Bennett, who represented the province during the 2015 Venice Biennale, has shown his work around the world, most recently in Australia. He’s currently in Nova Scotia, where he is painting a mural in downtown Sydney.

With eBay Canada, he has created two limited edition scarves, which are available for purchase on eBay from today until the middle of October, both based on designs derived from his master’s thesis work, which deal with the relationship between the Mi’kmaq and Beothuk in Newfoundland and Labrador.

“I wanted to retell the history of our people,” Bennett explains, adding that history is generally convoluted and told from the perspective of settlers. “These pieces themselves are little snippets of those stories.”

Both scarves are based on traditional and contemporary quillwork, abstract due to the lens of Bennett’s own interpretation.

“Red Porcupine Quill Mountain (Mekwe’l kawi kmtn)” features a stepped motif, representing a mountain. With bright pink, blue and yellow, the designs also represent the soil horizons, sky and water. “Seasons Through Black and White,” which is simple in palette, as its name suggests, is inspired by the complex geometric patterns found in Mi’kmaq porcupine quillwork and represents the changing of the seasons as well as time and place.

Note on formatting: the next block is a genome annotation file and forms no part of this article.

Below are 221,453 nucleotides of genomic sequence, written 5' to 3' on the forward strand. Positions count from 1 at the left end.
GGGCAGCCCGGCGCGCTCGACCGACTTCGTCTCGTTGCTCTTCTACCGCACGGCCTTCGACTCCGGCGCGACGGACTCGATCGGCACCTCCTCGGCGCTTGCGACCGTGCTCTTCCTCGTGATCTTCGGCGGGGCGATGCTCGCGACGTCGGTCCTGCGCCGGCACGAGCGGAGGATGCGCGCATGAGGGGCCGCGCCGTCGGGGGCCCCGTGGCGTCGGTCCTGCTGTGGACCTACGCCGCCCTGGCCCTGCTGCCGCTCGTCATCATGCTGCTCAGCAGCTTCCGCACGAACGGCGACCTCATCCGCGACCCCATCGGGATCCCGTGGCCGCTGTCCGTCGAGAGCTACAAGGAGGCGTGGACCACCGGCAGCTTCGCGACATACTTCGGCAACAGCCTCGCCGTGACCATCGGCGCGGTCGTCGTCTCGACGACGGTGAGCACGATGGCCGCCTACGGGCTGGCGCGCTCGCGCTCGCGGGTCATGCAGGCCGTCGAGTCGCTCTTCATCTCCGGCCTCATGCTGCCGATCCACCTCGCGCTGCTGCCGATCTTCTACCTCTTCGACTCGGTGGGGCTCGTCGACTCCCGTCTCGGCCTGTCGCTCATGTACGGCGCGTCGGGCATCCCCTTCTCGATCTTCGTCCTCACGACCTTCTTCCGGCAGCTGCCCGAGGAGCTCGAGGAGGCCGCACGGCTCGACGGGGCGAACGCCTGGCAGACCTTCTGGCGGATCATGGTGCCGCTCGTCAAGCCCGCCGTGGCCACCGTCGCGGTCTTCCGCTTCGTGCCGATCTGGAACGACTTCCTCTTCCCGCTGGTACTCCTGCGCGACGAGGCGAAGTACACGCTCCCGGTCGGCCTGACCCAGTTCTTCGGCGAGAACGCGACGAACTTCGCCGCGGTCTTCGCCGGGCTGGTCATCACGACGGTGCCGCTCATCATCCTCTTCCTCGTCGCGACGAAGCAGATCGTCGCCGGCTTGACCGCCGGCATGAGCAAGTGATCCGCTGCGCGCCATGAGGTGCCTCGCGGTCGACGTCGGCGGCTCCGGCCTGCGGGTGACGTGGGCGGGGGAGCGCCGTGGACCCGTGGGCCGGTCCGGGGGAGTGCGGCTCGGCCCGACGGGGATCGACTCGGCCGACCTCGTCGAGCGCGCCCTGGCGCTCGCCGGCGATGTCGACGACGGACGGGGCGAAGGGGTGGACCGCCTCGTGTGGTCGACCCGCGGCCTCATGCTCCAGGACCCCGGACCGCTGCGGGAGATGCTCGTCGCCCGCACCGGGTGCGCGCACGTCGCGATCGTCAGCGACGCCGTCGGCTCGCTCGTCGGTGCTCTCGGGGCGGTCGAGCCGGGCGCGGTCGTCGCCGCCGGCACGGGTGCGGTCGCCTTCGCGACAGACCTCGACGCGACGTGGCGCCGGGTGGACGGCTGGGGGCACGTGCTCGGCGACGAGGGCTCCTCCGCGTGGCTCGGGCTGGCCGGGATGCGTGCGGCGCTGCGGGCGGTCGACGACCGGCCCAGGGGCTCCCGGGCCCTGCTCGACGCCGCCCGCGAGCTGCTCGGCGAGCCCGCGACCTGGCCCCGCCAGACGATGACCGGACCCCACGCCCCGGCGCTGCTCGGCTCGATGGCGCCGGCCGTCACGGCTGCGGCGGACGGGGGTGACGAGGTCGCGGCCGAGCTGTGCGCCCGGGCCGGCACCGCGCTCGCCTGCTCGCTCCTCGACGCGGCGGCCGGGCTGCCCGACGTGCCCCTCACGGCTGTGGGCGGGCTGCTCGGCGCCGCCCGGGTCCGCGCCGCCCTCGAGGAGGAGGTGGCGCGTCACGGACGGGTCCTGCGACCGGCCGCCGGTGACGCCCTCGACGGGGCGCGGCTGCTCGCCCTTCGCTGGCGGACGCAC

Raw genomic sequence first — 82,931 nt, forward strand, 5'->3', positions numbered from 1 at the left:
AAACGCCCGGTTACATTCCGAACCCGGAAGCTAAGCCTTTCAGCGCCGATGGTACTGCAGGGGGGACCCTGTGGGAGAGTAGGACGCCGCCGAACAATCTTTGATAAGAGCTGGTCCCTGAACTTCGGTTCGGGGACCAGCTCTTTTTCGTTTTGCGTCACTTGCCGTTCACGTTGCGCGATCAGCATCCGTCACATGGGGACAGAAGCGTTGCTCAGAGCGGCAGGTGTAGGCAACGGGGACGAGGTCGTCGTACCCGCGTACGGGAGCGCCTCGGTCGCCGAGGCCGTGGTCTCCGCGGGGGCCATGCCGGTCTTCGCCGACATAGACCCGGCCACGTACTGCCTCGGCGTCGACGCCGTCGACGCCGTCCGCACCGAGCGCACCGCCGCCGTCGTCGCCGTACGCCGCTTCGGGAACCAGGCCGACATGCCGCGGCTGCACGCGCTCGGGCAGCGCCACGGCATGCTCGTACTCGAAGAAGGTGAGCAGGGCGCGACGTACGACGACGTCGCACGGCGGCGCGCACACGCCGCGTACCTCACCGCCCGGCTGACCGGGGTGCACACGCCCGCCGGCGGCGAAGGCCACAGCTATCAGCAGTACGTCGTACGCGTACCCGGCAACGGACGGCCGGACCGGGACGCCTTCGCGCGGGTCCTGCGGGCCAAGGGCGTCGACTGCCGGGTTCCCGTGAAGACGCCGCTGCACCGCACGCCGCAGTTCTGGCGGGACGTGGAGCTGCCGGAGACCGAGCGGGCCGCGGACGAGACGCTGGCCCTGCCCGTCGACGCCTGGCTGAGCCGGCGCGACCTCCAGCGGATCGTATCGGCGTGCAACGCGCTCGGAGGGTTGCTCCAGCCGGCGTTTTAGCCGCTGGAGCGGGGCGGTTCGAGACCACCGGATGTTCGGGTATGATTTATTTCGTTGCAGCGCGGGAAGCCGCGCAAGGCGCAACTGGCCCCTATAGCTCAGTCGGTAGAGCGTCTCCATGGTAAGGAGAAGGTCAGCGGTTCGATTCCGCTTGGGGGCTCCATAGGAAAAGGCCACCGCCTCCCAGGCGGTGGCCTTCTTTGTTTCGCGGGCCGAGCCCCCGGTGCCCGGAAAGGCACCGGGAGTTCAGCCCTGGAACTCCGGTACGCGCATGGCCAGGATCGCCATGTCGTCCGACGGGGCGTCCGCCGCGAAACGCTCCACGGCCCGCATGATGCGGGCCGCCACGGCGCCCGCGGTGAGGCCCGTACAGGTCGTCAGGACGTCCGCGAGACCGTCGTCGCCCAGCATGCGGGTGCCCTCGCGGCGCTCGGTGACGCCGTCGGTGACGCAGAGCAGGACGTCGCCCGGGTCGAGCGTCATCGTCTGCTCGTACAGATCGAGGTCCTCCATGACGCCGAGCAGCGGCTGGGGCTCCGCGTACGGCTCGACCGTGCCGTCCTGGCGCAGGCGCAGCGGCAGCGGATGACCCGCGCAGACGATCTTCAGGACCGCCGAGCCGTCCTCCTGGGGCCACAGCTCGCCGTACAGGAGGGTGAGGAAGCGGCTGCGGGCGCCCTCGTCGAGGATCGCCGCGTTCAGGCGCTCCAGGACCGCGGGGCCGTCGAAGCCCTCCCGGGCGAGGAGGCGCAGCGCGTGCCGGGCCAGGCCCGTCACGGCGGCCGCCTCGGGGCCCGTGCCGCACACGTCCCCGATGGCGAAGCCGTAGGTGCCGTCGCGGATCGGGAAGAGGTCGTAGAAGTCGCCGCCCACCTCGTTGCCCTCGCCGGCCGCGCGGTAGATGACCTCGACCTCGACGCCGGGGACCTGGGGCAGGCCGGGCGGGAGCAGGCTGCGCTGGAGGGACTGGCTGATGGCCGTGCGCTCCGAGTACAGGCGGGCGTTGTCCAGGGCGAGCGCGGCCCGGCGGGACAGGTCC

Ojibway artist Patrick Hunter from Ontario is also part of the collaboration, and has designed two scarves reflecting his aboriginal heritage as well.

Bennett’s work in the past has often commented on the way mainstream designers and the public use aboriginal imagery, and he’s hoping his collaboration with eBay will start to change that.

“The good thing about eBay is that they seek out aboriginal artists and designers. It’s a very good first step. A lot of corporations and organizations just steal these designs. These are designs with a long history — they are connected to the land and our belief system — and it goes back long before they were just designs,” he says.